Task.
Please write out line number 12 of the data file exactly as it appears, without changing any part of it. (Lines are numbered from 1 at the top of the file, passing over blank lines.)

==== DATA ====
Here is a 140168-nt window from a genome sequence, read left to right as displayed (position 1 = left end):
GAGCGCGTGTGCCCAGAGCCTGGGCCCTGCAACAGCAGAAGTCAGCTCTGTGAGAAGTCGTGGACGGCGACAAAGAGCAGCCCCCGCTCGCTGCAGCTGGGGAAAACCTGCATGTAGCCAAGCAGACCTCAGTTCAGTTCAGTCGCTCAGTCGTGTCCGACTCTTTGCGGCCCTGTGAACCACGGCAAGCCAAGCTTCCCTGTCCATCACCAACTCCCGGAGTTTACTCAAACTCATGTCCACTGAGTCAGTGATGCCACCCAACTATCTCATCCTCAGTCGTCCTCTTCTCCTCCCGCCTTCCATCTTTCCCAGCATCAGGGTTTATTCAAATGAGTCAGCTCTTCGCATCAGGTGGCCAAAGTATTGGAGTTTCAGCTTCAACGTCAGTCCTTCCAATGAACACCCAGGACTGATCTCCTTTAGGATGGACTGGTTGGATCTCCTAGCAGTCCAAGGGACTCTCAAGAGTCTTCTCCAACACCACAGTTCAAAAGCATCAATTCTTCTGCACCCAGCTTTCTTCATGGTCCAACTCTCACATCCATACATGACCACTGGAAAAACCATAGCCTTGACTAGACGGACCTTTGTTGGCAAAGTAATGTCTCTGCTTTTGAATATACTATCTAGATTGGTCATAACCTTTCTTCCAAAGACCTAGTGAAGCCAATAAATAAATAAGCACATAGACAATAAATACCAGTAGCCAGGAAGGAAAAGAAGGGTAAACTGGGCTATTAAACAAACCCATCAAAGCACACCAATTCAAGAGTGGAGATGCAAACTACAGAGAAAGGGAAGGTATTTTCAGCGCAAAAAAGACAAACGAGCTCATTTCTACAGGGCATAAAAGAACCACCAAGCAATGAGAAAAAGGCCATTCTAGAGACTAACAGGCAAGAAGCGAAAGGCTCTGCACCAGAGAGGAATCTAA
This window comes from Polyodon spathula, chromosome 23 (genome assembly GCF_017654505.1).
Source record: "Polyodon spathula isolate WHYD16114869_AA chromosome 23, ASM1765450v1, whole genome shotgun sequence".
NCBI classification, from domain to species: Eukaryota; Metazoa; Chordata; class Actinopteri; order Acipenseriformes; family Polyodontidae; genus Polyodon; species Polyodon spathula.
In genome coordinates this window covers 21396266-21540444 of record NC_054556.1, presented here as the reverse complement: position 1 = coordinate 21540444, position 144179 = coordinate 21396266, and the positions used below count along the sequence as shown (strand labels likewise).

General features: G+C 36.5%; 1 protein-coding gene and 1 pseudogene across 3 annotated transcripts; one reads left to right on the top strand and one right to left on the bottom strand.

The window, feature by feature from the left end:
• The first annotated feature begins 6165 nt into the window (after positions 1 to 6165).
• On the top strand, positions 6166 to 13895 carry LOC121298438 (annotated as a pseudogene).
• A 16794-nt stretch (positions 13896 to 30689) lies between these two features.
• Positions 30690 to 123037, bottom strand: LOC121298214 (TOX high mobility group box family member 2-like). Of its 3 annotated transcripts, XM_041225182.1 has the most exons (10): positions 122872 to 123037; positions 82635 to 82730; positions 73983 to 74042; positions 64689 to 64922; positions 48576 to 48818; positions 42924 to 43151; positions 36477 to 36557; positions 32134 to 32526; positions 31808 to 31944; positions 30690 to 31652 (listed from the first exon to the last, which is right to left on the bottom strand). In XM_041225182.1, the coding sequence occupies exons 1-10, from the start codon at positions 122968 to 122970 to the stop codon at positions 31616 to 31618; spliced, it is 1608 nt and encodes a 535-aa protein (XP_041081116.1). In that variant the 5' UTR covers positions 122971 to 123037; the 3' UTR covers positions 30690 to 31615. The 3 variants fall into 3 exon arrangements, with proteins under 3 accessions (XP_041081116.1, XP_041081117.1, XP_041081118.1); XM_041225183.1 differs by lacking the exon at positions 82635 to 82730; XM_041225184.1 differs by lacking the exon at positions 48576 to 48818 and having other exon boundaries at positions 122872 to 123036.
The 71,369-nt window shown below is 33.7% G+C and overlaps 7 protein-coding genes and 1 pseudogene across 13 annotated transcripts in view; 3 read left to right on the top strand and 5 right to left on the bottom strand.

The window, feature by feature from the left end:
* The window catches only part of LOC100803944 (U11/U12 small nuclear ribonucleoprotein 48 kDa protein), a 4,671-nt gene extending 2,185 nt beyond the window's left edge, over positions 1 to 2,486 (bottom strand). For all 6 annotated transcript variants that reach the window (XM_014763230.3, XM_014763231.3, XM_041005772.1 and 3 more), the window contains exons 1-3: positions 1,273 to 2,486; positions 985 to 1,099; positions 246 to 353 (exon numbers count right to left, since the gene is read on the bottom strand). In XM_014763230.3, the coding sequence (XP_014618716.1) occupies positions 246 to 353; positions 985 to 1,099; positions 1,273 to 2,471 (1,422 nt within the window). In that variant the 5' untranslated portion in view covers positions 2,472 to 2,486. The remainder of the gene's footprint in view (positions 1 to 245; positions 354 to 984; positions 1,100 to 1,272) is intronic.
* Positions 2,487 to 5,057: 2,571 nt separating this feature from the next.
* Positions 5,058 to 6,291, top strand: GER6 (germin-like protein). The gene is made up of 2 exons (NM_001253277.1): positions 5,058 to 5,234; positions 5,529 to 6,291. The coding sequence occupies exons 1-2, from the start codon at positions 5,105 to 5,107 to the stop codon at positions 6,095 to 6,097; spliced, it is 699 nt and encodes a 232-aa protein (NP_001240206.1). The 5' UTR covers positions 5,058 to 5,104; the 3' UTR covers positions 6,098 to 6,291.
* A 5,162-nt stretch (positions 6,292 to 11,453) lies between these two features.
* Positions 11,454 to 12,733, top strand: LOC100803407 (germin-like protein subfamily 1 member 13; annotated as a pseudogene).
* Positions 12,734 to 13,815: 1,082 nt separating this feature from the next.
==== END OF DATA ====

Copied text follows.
• Positions 30690 to 123037, bottom strand: LOC121298214 (TOX high mobility group box family member 2-like). Of its 3 annotated transcripts, XM_041225182.1 has the most exons (10): positions 122872 to 123037; positions 82635 to 82730; positions 73983 to 74042; positions 64689 to 64922; positions 48576 to 48818; positions 42924 to 43151; positions 36477 to 36557; positions 32134 to 32526; positions 31808 to 31944; positions 30690 to 31652 (listed from the first exon to the last, which is right to left on the bottom strand). In XM_041225182.1, the coding sequence occupies exons 1-10, from the start codon at positions 122968 to 122970 to the stop codon at positions 31616 to 31618; spliced, it is 1608 nt and encodes a 535-aa protein (XP_041081116.1). In that variant the 5' UTR covers positions 122971 to 123037; the 3' UTR covers positions 30690 to 31615. The 3 variants fall into 3 exon arrangements, with proteins under 3 accessions (XP_041081116.1, XP_041081117.1, XP_041081118.1); XM_041225183.1 differs by lacking the exon at positions 82635 to 82730; XM_041225184.1 differs by lacking the exon at positions 48576 to 48818 and having other exon boundaries at positions 122872 to 123036.